Every month we showcase a relationship between two or more species or groups of species that can be considered a mutualism: a relationship where both members benefit. This month’s mutualism is the ant-Acacia mutualism.
Acacia are a genus of shrubs and trees which characteristically have thorns (the name is derived from the Greek work akis which translates to thorn). Several species of Acacia host ant species which provide the trees with several beneficial services.
One example of the ant-Acacia mutualism takes place in the African savanna. Within these savannas, elephants inflict extensive damage to woody plants. Trees have evolved multiple defenses to this catastrophic herbivory (the whole tree can be consumed). Acacia trees employ both chemical deterrents to reduce palatability as well as spines to deter elephants from grazing on them. Despite such defenses, trees frequently suffer severe damage, resulting in the death of mature trees! One species of Acacia, namely the whistling-thorn A. drepanolobium, employs ant body guards. These trees seldom experience elephant herbivory. If elephants attempt to consume branches of the whistling-thorn, ants swarm the trunk of the elephant biting the sensitive internal areas. This defense is extremely effective.
In return, the trees pay back their body-guards with housing in the form of swollen thorns called domatia. Many different species of plants (not just Acacia) provide domatia for ants, mites, and other arthropods (things with jointed legs such as insects and spiders) which provide the plant with some service in return. For a video of what the inside of a typical domatia looks like (not A. drepanolobium), check out the video below (prepare for some epic music). On top of domatia, A. drepanolobium also provides sugar-rich nectar from glands called extrafloral nectaries located near the base of the leaves. This nectar provides some species of guard-ants with all the food they need.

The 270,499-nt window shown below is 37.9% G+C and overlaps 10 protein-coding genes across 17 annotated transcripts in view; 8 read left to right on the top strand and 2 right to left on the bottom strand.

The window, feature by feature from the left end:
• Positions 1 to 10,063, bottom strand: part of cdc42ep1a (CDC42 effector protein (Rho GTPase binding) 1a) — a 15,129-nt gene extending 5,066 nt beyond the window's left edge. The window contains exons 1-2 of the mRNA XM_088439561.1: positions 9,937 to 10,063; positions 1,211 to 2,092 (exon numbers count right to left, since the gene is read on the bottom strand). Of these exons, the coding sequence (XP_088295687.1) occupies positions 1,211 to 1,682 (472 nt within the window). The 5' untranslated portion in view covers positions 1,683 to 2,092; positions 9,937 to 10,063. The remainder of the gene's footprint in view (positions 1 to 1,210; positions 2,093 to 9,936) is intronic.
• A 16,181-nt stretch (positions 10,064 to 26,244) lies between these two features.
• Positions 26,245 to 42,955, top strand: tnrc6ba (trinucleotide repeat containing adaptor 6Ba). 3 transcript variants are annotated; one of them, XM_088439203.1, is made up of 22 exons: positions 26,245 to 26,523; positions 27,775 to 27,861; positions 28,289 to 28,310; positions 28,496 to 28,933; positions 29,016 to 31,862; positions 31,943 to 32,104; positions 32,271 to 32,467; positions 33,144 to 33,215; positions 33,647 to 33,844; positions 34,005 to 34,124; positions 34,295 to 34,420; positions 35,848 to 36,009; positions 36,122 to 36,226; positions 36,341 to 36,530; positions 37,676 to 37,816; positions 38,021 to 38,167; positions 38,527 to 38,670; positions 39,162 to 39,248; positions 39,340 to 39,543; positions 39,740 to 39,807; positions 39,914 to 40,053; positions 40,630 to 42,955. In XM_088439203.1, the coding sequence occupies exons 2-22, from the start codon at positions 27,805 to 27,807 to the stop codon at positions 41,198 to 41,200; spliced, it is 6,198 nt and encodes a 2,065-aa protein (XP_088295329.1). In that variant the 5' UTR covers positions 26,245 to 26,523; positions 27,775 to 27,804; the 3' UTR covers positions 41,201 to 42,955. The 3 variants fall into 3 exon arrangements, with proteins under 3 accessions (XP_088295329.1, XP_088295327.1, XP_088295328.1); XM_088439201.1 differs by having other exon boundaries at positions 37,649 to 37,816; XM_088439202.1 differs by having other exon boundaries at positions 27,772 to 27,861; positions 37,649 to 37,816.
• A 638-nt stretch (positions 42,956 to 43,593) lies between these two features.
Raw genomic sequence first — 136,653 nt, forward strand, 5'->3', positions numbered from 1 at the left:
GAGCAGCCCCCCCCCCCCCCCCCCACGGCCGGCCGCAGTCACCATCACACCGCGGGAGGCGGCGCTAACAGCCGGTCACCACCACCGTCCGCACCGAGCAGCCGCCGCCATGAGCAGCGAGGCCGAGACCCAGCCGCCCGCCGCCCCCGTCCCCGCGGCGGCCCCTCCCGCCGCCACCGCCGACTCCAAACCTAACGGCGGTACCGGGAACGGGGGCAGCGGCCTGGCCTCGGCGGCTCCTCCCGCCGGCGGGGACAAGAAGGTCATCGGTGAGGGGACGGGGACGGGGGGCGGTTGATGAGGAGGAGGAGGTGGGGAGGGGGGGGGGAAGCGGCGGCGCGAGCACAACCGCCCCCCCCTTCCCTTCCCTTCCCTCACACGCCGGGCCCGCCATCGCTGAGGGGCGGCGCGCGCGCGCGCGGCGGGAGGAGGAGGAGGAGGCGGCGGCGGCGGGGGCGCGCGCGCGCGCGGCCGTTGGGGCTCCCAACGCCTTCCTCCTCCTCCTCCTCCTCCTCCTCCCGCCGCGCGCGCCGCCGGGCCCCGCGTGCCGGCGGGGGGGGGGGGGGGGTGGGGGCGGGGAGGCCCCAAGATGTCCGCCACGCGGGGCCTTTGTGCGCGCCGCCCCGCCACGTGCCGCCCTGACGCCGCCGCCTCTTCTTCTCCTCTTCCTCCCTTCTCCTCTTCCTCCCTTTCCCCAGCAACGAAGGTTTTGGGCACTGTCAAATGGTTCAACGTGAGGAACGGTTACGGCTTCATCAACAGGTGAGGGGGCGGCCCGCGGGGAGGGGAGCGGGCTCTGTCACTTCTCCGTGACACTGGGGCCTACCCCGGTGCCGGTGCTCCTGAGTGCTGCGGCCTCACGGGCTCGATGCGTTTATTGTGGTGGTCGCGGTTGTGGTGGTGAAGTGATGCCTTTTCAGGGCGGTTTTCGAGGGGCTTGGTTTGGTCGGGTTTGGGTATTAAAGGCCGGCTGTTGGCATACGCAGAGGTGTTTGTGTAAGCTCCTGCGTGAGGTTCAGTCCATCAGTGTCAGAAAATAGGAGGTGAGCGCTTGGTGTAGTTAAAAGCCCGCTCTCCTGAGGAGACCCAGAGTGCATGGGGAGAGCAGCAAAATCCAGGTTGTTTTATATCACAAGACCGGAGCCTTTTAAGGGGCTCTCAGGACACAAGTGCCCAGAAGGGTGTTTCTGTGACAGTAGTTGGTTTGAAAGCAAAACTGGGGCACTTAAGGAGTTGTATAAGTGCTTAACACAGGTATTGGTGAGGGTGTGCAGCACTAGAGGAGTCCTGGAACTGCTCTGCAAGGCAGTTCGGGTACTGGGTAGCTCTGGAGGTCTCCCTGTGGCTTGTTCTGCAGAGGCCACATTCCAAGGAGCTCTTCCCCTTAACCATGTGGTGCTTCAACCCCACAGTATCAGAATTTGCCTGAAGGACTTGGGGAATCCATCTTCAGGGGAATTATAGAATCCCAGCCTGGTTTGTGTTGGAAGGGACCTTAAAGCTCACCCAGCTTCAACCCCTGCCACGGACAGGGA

This relationship is very costly for the Acacia trees. In an experiment where A. drepanolobium had their ants removed, the tree grew much faster than those with ants. The trees provide all the food and shelter for a colony of ants for a seemingly small return (they may never get bothered by elephants!). While the cost may be heavy, the benefits are enormous over the lifetime of the tree. Without the ants, the trees are consumed completely by herbivores, removing them from the gene pool. It is better to invest in an expensive safety net that you may never use, than to not have the safety net when you need it. The devastating consequences of herbivory make the costs of protection a good investment. It’s analogous to paying for a fire department. You almost never need the service, but when your Thanksgiving turkey is on fire you’re happy they are there to put it out.
The mutualistic relationship between the trees and ants is maintained by the browsing of herbivores and breaks down in its absence. When herbivores are experimentally excluded, trees reduce the number of nectaries and domatia. In response, ants begin to tend parasitic sap-sucking insects as a replacement food source for themselves, as well as facilitate the parasitism of trees by wood boring beetle larvae which provide the ants with shelter.
For a more detailed explanation of the relationship check out this video by Todd Palmer of the University of Florida.
Don’t forget to check out the previous installments of mutualism of the month below and stay hungry!